New Year, New Ban in Long Beach - NBC Southern California

New Year, New Ban in Long Beach

"I understand that this is good for the environment, but it's not good for small businesses," said California Heights Market Store Manager Raz Bains.

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    The start of the new year marks the next phase in the Long Beach ban of plastic bags.

    Beginning Sunday, smaller grocery and convenience stores in Long Beach will be banned from distributing plastic bags to customers.

    Under the city ordinance that took effect on July 1, stores will provide paper bags for 10 cents to all consumers who do not bring their own reusable bags.

    The city of Long Beach hopes the ordinance will benefit the environment.

    "Our plastic bag ban has been very successful in helping to reduce litter in our neighborhoods, reduce plastic debris in our waterways and storm drains and reduce waste transported to landfills," said Long Beach Vice Mayor Suja Lowenthal.

    Larger retail chains like Vons and Ralphs experienced the ban on Aug. 1.

    "We have a significant amount of people bring their own bags, but one of the things we hear the most often is 'Oh I forgot my bag, I've got millions of them in my car, but I forgot it,'" said Von's Assistant Store Manager Mac Long.

    Ralph's Store Manager Steve Smith added that if individuals forget their bags, some will often not use a bag at all as opposed to purchasing a bag for 10 cents.

    Smith also mentioned that many customers are now in favor of the ban.

    However, what the consumers favor differs from some small businesses.

    "I understand that this is good for the environment, but it's not good for small businesses," said California Heights Market Store Manager Raz Bains.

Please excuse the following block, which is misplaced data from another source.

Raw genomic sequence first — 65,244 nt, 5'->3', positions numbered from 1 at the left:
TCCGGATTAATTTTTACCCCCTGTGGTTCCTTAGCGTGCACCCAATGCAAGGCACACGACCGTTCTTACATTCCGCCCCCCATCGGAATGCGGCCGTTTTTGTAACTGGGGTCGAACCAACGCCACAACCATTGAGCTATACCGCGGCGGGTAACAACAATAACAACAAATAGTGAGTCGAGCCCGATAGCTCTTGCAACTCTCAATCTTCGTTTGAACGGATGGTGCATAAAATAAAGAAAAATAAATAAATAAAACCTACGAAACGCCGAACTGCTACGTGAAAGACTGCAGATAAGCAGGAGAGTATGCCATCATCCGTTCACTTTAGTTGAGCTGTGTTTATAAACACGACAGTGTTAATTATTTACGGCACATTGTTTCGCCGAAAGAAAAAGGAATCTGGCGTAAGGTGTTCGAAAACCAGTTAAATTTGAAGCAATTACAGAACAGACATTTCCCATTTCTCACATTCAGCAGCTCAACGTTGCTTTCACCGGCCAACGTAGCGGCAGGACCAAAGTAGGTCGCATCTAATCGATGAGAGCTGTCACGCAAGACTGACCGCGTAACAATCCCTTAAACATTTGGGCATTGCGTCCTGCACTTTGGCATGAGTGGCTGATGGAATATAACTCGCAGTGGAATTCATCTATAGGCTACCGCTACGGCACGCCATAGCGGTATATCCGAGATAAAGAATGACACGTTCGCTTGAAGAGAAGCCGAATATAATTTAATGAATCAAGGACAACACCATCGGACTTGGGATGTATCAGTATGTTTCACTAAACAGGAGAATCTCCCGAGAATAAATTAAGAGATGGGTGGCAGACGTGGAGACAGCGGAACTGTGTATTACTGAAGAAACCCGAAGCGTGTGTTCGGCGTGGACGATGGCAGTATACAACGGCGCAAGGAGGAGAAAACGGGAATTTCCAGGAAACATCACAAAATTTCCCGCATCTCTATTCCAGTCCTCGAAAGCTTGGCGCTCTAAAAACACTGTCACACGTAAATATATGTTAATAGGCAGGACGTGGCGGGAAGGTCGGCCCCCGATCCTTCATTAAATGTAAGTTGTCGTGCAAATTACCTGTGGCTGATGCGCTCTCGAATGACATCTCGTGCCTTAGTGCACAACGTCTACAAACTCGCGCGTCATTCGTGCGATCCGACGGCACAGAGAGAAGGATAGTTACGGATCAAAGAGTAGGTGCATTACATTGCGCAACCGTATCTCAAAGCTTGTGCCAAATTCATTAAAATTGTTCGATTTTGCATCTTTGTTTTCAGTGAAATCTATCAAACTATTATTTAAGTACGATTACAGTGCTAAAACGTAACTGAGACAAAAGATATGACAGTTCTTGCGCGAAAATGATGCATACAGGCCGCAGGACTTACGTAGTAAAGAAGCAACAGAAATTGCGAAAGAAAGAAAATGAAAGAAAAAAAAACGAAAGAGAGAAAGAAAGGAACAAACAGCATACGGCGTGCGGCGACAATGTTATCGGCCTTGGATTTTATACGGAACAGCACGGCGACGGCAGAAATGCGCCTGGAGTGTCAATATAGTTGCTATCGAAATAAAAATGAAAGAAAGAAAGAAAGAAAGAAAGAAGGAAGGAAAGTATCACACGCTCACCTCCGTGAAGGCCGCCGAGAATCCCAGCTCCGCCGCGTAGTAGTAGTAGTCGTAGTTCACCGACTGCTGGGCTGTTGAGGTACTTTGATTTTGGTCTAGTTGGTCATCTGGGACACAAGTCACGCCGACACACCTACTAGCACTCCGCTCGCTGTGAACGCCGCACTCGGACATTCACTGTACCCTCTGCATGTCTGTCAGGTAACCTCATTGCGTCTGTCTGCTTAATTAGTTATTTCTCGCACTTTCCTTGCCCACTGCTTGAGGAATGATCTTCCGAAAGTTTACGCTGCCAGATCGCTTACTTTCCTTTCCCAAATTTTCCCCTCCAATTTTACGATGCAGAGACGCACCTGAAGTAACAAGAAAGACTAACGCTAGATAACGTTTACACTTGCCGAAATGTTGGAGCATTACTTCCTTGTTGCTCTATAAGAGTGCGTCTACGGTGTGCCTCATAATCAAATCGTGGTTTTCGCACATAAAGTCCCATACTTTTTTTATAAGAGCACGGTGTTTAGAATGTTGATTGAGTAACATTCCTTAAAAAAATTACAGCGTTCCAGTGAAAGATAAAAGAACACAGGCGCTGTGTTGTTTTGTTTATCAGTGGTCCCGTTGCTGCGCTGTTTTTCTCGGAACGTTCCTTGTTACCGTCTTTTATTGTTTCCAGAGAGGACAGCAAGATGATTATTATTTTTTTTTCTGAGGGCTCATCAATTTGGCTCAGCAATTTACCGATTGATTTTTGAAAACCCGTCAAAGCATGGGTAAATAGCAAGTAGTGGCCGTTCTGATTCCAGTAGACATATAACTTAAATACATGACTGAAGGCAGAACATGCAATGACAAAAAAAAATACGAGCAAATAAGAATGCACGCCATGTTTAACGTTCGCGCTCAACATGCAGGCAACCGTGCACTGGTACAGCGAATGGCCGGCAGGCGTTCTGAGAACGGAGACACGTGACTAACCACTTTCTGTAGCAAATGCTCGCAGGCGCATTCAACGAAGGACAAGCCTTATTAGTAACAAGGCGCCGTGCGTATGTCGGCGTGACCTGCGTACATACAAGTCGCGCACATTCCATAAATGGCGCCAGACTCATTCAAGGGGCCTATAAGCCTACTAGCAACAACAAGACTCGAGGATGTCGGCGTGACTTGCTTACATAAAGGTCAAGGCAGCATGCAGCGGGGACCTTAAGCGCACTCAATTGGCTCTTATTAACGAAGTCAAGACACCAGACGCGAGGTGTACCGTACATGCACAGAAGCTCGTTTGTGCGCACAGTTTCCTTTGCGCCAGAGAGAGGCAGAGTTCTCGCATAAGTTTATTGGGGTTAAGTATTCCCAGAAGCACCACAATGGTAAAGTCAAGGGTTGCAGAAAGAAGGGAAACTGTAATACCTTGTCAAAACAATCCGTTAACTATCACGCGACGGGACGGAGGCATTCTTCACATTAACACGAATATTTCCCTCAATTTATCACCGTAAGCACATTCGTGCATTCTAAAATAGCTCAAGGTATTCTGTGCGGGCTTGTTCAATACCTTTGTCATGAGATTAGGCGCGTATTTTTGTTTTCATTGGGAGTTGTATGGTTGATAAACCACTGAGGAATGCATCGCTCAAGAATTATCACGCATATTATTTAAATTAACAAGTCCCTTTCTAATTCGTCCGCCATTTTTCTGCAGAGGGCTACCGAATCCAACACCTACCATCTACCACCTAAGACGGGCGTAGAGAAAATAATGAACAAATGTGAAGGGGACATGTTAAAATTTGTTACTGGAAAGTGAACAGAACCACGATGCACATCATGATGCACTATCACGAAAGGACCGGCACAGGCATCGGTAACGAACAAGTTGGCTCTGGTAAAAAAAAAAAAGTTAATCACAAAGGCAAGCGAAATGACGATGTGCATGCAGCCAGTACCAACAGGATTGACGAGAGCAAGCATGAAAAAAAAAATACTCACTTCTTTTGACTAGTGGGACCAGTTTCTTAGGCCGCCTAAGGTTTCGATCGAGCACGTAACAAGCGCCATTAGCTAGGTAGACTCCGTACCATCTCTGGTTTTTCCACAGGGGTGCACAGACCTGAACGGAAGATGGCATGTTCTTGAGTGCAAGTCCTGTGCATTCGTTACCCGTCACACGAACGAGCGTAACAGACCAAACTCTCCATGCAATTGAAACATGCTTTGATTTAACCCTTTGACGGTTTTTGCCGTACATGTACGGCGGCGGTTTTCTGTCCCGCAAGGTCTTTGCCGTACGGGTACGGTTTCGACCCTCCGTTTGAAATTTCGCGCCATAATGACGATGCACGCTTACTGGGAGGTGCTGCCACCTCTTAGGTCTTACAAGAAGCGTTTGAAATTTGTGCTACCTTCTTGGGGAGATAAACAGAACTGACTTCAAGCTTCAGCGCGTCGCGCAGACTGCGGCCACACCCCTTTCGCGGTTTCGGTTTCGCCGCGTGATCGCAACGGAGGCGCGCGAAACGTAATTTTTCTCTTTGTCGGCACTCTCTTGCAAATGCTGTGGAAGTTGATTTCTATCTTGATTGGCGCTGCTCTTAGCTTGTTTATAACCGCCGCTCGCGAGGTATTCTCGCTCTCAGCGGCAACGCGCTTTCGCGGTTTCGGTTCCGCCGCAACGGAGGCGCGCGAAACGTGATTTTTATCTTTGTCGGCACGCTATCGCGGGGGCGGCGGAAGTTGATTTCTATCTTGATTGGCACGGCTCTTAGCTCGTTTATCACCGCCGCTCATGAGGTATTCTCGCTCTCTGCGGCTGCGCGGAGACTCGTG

For every bag purchased, each business must maintain a record of the sale for the next three years; similar to the regulation set in place for tobacco purchases.

    Bains' concern stems from the idea that some businesses may use the ordinance for bargaining purposes in hopes of attracting more customers, if regulations are not enforced properly.

    "If I'm following the rules and charging 10 cents for bags and another store that is two miles away is secretly telling customers that they won't charge them 10 cents for a paper bag, then I will lose business," said Bains.

    Bains also points out that if the state of the environment is the main concern behind the ban, then the ban should be applied nationwide.

    Although this ordinance was implemented to benefit the environment, it appears that the opinions regarding it are as clear as a plastic bag itself.

    The offices for the city of Long Beach were closed for the holidays when NBC4 attempted to reach them for comment.

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